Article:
I had the opportunity to get my hands on a presentation being given today by Emerson’s Rikard Lövdahl who leads the Rosemount Tank Gauging business. Rikard’s presentation is titled, “There is no reward for risk takers when it comes to overfill prevention”.
He opens the presentation showing 20 years of data collected by industrial insurance broker, Marsh, that atmospheric storage tanks are the leading cause of fatalities and abnormal incidents at oil & gas facilities.
To address this situation, the American Petroleum Institute released edition 4 of its API 2350 – Overfill Protection for Storage Tanks in Petroleum Facilities in May of 2012. The standard provides a description of the minimum requirements to comply with overfill prevention best practices.
It is based on other important safety standards, including the global process safety standard, IEC 61511. We’ve highlighted this performance-base standard in numerous posts here on the blog. API 2350 is intended be equally valid & applicable globally. Its main purpose is to prevent overfills. Rikard notes that beyond safety, application of this standard can help to increase operational efficiency and provide increased tank utilization. API 2350 addresses management systems, risk assessment systems, operating parameters, procedures, equipment systems, and automated overfill protection systems (AOPS) based upon safety instrumented systems (SIS).
The Rosemount Tank Gauging team worked with Phil Myers, the API 2350 Committee chairman, to develop a guide—The Complete Guide to API 2350. Phil has chaired numerous task groups for the American Petroleum Institute and currently, he is the director of PEMY Consulting. He has also worked at Chevron Corporation where he was a mechanical integrity specialist for tanks, piping and pressure vessels specializing in safety and risk.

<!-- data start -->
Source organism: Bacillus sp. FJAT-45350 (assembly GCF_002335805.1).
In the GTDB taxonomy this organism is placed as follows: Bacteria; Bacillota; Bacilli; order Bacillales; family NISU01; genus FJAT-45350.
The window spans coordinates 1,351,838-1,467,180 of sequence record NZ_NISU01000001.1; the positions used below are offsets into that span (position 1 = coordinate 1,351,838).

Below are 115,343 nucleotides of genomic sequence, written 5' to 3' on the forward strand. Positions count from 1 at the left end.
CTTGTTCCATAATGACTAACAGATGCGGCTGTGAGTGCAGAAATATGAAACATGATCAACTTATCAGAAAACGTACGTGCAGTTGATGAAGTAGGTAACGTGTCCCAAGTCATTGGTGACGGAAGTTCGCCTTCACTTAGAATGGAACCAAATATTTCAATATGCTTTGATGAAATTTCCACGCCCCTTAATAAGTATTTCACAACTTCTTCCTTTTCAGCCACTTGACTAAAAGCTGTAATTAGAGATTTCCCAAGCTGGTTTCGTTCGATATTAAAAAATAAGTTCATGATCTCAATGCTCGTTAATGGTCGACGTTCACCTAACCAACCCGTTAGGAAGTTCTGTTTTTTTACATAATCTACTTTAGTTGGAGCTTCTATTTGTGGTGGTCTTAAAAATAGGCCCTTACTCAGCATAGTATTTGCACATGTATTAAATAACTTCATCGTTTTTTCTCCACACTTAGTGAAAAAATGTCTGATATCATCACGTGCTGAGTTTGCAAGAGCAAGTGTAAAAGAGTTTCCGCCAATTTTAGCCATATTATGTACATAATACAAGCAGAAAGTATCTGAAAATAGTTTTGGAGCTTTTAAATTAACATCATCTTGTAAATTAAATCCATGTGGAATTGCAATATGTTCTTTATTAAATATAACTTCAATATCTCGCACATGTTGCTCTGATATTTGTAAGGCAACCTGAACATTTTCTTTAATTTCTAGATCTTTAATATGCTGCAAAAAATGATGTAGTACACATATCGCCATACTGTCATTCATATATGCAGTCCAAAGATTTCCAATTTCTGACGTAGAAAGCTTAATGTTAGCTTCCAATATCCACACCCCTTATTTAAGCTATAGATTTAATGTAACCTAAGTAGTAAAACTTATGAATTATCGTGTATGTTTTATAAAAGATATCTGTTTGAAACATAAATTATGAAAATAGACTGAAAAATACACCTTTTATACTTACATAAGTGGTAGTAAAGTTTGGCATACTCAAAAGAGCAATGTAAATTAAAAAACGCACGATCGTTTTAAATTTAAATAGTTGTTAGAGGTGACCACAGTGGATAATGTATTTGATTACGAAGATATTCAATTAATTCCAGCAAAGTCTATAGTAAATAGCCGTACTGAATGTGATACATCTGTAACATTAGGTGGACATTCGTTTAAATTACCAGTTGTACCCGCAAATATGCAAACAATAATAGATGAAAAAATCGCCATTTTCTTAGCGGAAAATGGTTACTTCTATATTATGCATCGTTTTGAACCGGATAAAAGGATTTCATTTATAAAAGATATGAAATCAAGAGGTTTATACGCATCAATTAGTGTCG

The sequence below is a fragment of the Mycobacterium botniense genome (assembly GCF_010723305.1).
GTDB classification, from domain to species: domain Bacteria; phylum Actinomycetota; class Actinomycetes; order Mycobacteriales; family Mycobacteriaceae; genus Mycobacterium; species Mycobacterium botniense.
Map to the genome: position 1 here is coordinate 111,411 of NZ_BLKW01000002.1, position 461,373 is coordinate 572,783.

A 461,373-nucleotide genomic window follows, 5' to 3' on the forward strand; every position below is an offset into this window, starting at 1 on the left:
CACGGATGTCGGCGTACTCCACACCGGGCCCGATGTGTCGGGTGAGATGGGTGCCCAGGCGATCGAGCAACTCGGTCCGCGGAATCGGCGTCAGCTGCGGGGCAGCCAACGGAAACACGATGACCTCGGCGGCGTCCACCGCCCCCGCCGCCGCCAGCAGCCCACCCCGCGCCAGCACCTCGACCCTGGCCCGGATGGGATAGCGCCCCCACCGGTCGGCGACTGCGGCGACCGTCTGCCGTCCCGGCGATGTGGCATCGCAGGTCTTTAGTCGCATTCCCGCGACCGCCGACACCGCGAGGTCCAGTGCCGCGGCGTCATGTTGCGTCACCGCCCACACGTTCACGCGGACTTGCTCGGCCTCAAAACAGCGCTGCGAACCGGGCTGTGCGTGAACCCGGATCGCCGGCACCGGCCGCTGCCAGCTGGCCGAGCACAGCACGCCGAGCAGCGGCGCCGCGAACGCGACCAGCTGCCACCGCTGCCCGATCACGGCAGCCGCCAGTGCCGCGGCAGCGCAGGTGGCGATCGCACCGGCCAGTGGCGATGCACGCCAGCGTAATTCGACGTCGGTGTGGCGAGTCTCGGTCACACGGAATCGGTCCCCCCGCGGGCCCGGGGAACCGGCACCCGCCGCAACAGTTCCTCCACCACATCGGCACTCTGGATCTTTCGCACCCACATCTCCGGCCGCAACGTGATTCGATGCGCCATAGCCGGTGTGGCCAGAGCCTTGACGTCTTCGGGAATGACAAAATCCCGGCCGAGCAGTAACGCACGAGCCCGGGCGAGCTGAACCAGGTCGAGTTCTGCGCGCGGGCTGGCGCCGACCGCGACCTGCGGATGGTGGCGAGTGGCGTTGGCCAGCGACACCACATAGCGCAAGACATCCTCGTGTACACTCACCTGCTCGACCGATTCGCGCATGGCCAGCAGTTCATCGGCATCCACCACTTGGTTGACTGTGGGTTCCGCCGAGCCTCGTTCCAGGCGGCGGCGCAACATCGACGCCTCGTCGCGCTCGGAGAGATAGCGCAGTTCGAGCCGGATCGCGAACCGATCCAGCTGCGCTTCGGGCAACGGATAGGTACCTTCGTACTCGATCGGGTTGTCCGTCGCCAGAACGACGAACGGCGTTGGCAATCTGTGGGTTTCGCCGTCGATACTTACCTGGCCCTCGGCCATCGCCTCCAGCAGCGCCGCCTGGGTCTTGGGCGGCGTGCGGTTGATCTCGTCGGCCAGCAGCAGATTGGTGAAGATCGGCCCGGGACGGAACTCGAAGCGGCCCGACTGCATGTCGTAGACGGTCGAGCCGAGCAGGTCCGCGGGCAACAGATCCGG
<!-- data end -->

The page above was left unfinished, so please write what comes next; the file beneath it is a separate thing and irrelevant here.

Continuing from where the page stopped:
The 39-page guide introduces the standard and reasons for it, motivations for robust overfill protection, implementation, operations, automated overfill protection systems, equipment solutions, a compliance checklist, and frequently asked questions. It can help take you from some awareness of the standard to a much deeper understanding of its importance and how to implement in your facility.
Rikard highlights the categories of overfill protection systems. Category I is local, manual operations using hand gauging or automatic tank gauge (ATG). Alarms are not transmittable back to the control system or annunciated. Manual intervention is required to prevent overfill conditions. Category II provides for local and/or remote operations. The tank level is read with a sensor or ATG with a signal transmitted back to the control system or annunciated locally. Category III adds independent high-high level alarms with overfill protection dependent on local or remote operators. Category IV adds the safety shutdown AOPS system, which is independent of basic systems in categories I, II, and III. Overfill prevention is an automatic action performed by the AOPS system.
He shares the requirements for the instrumentation and AOPS system, which you can find in the API 2350 guide. He closes the presentation on the subject of floating roofs, something we discussed in an earlier post, Avoiding Dangerous Conditions through Tank Floating Roof Level Monitoring.
I hope that if you weren’t able to catch Rikard’s presentation live, that this provided you some background and resources to improve your overfill prevention efforts.